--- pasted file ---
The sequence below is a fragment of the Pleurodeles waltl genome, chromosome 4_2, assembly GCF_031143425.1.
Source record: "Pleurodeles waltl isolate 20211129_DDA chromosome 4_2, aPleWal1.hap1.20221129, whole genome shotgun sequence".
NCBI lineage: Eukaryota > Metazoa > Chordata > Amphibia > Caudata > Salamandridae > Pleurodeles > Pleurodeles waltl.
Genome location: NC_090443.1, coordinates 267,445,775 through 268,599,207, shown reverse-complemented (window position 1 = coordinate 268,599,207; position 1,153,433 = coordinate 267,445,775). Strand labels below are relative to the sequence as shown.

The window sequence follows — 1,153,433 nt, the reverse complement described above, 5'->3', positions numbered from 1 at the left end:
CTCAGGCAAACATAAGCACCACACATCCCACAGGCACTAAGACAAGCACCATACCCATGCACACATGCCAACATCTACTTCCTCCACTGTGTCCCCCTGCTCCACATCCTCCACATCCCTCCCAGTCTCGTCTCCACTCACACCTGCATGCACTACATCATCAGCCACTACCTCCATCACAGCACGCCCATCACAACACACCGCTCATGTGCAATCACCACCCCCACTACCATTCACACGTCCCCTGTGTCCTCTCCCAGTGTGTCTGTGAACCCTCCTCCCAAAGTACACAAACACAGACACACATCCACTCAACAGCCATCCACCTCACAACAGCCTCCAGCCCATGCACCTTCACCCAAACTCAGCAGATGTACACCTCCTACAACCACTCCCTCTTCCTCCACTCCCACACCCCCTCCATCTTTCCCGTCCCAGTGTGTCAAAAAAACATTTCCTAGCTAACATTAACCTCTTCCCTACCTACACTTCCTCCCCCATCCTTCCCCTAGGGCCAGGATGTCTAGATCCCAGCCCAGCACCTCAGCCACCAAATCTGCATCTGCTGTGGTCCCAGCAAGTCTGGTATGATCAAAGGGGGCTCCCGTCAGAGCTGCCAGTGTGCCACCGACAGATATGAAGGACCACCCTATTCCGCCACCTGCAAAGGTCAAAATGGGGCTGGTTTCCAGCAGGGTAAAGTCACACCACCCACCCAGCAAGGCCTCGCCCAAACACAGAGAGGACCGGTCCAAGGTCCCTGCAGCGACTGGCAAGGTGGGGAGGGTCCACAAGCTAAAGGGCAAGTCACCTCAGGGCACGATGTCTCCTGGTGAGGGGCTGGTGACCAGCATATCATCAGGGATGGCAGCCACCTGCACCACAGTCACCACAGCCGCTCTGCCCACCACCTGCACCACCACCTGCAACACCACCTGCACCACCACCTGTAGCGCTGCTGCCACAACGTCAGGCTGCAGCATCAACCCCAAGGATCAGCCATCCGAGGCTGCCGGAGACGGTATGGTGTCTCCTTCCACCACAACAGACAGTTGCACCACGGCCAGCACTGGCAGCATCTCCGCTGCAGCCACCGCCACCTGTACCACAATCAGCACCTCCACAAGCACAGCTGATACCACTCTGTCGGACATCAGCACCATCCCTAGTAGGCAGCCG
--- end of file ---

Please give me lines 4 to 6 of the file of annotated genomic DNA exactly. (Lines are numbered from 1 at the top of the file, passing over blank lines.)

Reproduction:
Genome location: NC_090443.1, coordinates 267,445,775 through 268,599,207, shown reverse-complemented (window position 1 = coordinate 268,599,207; position 1,153,433 = coordinate 267,445,775). Strand labels below are relative to the sequence as shown.

The window sequence follows — 1,153,433 nt, the reverse complement described above, 5'->3', positions numbered from 1 at the left end:
CTCAGGCAAACATAAGCACCACACATCCCACAGGCACTAAGACAAGCACCATACCCATGCACACATGCCAACATCTACTTCCTCCACTGTGTCCCCCTGCTCCACATCCTCCACATCCCTCCCAGTCTCGTCTCCACTCACACCTGCATGCACTACATCATCAGCCACTACCTCCATCACAGCACGCCCATCACAACACACCGCTCATGTGCAATCACCACCCCCACTACCATTCACACGTCCCCTGTGTCCTCTCCCAGTGTGTCTGTGAACCCTCCTCCCAAAGTACACAAACACAGACACACATCCACTCAACAGCCATCCACCTCACAACAGCCTCCAGCCCATGCACCTTCACCCAAACTCAGCAGATGTACACCTCCTACAACCACTCCCTCTTCCTCCACTCCCACACCCCCTCCATCTTTCCCGTCCCAGTGTGTCAAAAAAACATTTCCTAGCTAACATTAACCTCTTCCCTACCTACACTTCCTCCCCCATCCTTCCCCTAGGGCCAGGATGTCTAGATCCCAGCCCAGCACCTCAGCCACCAAATCTGCATCTGCTGTGGTCCCAGCAAGTCTGGTATGATCAAAGGGGGCTCCCGTCAGAGCTGCCAGTGTGCCACCGACAGATATGAAGGACCACCCTATTCCGCCACCTGCAAAGGTCAAAATGGGGCTGGTTTCCAGCAGGGTAAAGTCACACCACCCACCCAGCAAGGCCTCGCCCAAACACAGAGAGGACCGGTCCAAGGTCCCTGCAGCGACTGGCAAGGTGGGGAGGGTCCACAAGCTAAAGGGCAAGTCACCTCAGGGCACGATGTCTCCTGGTGAGGGGCTGGTGACCAGCATATCATCAGGGATGGCAGCCACCTGCACCACAGTCACCACAGCCGCTCTGCCCACCACCTGCACCACCACCTGCAACACCACCTGCACCACCACCTGTAGCGCTGCTGCCACAACGTCAGGCTGCAGCATCAACCCCAAGGATCAGCCATCCGAGGCTGCCGGAGACGGTATGGTGTCTCCTTCCACCACAACAGACAGTTGCACCACGGCCAGCACTGGCAGCATCTCCGCTGCAGCCACCGCCACCTGTACCACAATCAGCACCTCCACAAGCACAGCTGATACCACTCTGTCGGACATCAGCACCATCCCTAGTAGGCAGCCG